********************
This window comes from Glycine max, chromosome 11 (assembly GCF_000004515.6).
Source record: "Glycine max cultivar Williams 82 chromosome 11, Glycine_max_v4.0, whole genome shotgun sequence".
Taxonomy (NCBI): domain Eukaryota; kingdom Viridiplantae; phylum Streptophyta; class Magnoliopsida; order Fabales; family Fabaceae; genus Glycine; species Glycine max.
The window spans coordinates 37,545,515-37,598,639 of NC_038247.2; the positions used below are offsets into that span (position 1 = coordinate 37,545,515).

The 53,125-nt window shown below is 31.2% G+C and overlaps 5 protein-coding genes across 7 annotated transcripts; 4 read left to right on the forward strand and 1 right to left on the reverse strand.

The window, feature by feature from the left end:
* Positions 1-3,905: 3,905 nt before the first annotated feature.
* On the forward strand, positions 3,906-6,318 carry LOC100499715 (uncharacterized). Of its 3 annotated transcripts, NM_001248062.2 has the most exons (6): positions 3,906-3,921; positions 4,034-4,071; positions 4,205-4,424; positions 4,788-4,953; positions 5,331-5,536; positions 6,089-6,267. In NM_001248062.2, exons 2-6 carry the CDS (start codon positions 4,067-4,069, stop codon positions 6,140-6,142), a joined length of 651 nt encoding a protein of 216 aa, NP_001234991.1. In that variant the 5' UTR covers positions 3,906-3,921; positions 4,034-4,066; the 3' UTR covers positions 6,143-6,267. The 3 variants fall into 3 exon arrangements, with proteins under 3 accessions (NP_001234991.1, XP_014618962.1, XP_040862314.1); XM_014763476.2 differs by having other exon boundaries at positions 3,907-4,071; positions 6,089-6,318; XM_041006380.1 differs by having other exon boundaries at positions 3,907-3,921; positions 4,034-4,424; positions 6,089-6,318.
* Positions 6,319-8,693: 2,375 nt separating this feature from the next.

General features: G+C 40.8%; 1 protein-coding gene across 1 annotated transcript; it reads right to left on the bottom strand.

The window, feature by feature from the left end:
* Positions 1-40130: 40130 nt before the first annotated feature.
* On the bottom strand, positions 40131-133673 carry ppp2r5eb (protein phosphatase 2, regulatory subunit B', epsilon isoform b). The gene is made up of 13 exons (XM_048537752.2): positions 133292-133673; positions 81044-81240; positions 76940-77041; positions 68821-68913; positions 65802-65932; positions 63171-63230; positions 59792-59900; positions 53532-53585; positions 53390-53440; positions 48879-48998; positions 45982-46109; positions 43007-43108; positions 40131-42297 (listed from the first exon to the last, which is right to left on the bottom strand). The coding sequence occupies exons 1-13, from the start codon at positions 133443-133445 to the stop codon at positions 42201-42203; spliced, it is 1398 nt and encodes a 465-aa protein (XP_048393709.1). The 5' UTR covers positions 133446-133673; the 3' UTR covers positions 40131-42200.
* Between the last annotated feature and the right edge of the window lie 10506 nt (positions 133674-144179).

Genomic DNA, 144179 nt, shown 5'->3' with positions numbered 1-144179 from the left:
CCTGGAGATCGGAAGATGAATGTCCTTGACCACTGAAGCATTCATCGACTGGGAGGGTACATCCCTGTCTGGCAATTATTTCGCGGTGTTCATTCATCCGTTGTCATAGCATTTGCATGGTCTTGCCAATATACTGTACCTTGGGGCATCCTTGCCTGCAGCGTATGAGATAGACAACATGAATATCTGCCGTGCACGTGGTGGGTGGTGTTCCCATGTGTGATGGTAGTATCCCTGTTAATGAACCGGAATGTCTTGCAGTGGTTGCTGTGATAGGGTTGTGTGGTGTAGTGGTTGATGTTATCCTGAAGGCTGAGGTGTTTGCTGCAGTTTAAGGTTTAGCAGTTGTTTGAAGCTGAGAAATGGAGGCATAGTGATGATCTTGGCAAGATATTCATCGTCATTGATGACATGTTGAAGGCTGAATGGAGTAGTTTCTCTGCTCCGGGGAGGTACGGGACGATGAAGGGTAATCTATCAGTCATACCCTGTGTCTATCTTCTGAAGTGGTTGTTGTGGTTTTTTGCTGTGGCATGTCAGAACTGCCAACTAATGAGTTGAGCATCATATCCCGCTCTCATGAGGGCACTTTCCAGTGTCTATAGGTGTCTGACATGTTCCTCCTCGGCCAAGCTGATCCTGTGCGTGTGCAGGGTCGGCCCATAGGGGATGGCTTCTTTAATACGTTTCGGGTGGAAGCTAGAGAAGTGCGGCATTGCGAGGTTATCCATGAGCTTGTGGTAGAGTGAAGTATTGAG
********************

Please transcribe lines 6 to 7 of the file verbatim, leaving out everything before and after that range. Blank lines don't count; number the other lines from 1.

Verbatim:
The window, feature by feature from the left end:
* Positions 1-3,905: 3,905 nt before the first annotated feature.